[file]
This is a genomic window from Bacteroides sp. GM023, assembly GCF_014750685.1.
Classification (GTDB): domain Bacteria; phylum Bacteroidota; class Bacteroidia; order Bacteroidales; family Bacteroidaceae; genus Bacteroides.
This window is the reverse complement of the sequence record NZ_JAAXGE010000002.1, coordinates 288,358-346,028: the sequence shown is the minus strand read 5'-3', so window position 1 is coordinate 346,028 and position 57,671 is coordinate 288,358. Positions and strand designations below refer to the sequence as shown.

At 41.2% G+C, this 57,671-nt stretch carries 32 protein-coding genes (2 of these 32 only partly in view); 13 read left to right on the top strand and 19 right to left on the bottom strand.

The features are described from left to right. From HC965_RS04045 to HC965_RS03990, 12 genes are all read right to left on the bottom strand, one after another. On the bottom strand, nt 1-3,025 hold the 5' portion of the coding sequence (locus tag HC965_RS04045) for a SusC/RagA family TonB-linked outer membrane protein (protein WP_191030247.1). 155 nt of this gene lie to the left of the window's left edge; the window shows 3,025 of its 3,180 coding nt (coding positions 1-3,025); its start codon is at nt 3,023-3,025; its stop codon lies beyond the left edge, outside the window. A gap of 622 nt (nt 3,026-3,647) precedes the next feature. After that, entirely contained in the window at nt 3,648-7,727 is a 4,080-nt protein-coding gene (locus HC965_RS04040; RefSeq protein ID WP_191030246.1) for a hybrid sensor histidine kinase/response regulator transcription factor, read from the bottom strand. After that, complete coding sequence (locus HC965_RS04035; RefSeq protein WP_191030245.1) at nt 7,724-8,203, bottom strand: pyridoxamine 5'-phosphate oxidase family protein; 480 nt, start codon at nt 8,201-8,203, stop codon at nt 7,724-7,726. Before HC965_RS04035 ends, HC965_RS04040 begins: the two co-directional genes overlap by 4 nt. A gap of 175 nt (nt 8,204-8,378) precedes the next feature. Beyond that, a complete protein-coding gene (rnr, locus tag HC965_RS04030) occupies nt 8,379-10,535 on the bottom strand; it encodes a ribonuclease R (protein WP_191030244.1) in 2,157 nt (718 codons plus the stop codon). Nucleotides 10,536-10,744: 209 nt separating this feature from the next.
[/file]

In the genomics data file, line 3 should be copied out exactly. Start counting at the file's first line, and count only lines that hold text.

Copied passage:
This window is the reverse complement of the sequence record NZ_JAAXGE010000002.1, coordinates 288,358-346,028: the sequence shown is the minus strand read 5'-3', so window position 1 is coordinate 346,028 and position 57,671 is coordinate 288,358. Positions and strand designations below refer to the sequence as shown.